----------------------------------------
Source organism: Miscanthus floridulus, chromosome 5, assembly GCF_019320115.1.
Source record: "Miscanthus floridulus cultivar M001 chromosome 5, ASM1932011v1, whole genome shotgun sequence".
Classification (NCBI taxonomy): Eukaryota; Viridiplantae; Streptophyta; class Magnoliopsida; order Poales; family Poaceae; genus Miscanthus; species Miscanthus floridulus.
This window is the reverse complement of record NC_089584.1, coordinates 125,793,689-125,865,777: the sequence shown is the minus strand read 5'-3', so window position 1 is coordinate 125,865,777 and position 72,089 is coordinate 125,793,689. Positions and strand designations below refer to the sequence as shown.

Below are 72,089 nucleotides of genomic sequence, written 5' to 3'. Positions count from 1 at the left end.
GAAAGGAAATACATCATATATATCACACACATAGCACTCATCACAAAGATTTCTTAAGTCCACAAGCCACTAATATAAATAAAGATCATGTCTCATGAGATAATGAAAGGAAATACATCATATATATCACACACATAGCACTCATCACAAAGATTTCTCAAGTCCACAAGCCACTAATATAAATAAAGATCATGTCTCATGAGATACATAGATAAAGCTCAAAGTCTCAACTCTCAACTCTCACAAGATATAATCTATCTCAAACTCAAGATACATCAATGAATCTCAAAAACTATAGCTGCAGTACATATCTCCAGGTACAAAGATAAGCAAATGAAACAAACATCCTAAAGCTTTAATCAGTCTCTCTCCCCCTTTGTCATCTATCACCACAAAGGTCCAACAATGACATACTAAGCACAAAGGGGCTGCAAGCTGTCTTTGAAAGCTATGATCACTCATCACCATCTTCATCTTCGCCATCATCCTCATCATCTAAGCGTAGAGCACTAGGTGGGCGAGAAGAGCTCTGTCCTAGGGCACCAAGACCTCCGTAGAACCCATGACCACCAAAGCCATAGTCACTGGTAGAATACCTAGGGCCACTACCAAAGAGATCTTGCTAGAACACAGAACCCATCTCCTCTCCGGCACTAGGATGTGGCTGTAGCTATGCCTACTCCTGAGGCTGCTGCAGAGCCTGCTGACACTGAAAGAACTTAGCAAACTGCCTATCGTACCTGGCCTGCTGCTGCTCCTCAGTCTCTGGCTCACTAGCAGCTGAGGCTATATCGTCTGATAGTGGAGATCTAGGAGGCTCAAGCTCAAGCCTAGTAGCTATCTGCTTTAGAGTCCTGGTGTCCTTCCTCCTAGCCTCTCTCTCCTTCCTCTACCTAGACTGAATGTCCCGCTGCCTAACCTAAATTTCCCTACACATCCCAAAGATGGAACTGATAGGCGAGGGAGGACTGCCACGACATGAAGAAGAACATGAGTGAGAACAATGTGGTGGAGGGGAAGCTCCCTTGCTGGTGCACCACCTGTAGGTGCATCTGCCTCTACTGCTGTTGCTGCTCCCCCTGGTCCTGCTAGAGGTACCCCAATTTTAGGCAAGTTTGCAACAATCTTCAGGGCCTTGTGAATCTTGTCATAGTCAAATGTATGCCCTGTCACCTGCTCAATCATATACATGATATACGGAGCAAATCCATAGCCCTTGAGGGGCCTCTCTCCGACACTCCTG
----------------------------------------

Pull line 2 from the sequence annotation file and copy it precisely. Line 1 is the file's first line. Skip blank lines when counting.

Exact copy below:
Source record: "Miscanthus floridulus cultivar M001 chromosome 5, ASM1932011v1, whole genome shotgun sequence".